Bone Cancer (cont.)

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What are the side effects of treatment for bone cancer?

Unfortunately, there are risks and side effects with each of the treatments for bone cancer. The main risks associated with surgery include infection, recurrence of the cancer, and injury to the surrounding tissues. In order to remove the entire cancer and reduce the risk of recurrence, some surrounding normal tissue must also be removed. Depending on the location of the cancer, this may require the removal of portions of bone, muscle, nerves, or blood vessels. This could cause weakness, loss of sensation, and the risk of fracture of the remaining bone. You could be referred to a rehabilitation specialist for physical and occupational therapy after surgery to try to improve your strength and function.

Chemotherapy uses very powerful medication to try to kill cancer cells. Unfortunately, some normal cells are also killed in the process. The medications are designed to kill rapidly dividing or growing cells. The normal cells that are affected often include hair, blood-forming cells, and cells lining the digestive system. Side effects include nausea and vomiting, loss of hair, infection, and fatigue. Fortunately, these side effects usually resolve after the chemotherapy is over. Good nutrition is important for your body to fight the cancer. You may be referred to nutrition specialist to help with this, especially if you experience nausea and loss of appetite.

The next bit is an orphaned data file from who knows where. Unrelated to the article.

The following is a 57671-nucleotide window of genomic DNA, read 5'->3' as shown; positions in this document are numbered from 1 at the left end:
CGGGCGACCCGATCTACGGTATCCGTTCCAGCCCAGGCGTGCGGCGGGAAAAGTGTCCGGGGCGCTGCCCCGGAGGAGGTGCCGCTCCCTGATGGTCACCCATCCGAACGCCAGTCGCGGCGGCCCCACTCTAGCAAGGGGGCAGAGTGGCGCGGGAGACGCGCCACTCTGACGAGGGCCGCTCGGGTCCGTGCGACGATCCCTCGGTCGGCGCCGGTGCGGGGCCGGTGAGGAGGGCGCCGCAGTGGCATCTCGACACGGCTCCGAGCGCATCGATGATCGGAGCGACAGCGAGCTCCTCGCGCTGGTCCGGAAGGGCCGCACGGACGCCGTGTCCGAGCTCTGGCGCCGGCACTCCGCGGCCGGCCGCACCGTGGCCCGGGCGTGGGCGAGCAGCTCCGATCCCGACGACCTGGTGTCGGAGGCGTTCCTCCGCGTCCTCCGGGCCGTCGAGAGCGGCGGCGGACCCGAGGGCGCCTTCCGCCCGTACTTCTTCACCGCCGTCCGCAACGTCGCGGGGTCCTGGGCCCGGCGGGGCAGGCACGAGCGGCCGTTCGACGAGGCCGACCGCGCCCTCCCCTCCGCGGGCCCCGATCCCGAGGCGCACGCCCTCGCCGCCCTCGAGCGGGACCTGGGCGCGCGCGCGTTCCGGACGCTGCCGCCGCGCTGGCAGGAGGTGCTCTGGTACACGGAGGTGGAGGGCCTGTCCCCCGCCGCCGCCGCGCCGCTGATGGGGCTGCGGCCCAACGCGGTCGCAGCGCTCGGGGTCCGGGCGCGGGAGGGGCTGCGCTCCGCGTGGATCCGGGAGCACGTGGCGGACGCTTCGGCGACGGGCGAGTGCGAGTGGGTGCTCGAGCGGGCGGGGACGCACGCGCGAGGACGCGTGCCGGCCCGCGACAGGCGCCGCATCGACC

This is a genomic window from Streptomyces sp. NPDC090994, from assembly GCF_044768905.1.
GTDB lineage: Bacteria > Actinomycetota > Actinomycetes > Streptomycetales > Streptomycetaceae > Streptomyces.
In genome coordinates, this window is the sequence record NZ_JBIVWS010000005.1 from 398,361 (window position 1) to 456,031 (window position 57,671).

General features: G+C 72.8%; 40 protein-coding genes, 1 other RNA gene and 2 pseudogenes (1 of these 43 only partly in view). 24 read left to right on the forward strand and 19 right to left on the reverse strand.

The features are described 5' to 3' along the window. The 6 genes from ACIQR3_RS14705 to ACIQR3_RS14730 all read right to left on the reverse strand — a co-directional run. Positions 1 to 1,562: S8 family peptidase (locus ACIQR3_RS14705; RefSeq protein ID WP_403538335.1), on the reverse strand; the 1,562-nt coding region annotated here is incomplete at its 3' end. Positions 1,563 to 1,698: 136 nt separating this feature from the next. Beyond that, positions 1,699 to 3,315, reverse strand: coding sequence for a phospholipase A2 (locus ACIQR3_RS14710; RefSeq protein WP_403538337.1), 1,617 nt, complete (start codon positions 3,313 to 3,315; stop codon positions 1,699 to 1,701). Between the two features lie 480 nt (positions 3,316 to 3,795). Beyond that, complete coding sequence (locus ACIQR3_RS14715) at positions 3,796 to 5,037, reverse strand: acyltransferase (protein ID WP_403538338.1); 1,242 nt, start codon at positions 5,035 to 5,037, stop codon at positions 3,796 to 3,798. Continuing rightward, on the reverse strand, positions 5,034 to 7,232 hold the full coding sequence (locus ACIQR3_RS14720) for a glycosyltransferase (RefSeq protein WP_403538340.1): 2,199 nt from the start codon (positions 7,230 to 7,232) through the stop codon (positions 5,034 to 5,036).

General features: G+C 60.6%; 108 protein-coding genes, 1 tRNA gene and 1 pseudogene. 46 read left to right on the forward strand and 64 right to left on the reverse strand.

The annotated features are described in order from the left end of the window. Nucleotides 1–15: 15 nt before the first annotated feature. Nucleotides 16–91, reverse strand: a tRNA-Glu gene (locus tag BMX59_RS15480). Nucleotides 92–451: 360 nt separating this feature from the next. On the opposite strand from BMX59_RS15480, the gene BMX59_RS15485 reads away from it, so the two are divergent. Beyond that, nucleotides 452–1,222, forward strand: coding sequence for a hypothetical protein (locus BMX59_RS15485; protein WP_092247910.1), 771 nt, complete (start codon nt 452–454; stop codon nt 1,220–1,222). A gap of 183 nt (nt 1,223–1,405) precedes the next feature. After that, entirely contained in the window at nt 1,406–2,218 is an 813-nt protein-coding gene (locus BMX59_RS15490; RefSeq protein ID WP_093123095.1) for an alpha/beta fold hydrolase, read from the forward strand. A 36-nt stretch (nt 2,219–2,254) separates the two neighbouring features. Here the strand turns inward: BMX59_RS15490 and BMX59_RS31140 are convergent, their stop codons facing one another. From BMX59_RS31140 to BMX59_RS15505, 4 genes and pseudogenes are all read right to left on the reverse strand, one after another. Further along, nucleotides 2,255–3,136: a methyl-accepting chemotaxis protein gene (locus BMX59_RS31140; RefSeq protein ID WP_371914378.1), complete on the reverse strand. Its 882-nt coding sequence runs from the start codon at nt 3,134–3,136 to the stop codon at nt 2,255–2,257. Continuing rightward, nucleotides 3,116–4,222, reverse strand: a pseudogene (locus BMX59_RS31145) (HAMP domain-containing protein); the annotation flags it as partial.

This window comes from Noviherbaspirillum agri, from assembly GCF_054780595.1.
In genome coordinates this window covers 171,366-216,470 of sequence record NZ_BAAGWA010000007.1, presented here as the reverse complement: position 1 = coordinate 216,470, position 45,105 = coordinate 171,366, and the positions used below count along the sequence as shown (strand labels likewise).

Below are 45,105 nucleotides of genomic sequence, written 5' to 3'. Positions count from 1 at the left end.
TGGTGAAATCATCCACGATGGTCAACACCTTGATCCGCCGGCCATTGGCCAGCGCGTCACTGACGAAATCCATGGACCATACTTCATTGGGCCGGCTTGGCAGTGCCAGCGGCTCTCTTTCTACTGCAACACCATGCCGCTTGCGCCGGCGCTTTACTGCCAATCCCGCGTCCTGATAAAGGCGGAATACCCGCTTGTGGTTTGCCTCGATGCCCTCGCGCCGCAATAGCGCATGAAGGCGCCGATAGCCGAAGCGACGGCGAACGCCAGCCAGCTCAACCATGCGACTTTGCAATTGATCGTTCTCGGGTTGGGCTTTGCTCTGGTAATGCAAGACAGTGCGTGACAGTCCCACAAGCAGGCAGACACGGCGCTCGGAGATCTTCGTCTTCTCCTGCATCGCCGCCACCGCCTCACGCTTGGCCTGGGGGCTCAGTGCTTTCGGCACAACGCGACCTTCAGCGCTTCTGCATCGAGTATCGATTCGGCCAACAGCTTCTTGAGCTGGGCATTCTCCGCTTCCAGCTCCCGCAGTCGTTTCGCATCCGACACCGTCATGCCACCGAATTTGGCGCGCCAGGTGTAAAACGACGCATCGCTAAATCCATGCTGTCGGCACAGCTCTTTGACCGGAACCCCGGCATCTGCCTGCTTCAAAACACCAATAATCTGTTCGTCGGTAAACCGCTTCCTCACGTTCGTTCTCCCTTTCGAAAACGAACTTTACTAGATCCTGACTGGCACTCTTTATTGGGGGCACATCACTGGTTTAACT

The main side effects from radiation therapy include fatigue, loss of appetite, and damage to the surrounding skin and soft tissues. Prior radiation therapy can also increase the risk of wound problems from surgery in the same area.

What does the future hold for patients with bone cancer?

There has been much recent advancement in the understanding and treatment of bone cancer. These developments have led to more focused radiation therapy techniques to reduce the risk to surrounding tissues, better combinations of chemotherapy with less risk and side effects, and improved treatment options, including limb-salvaging surgery, that decrease the need for amputation.

There is currently much work being conducted in each of these areas as well as investigations into the causes of cancer. It is hoped that a better understanding of the specific causes of cancer will lead to gene-therapy techniques to target specific cancer cells with limited risk to other normal cells.


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Bone Cancer - Effective Treatments Question: What treatments have been effective for your bone cancer?
Bone Cancer - Children Question: Did you or your child have bone cancer? What type is/was it, and how was it detected and treated?
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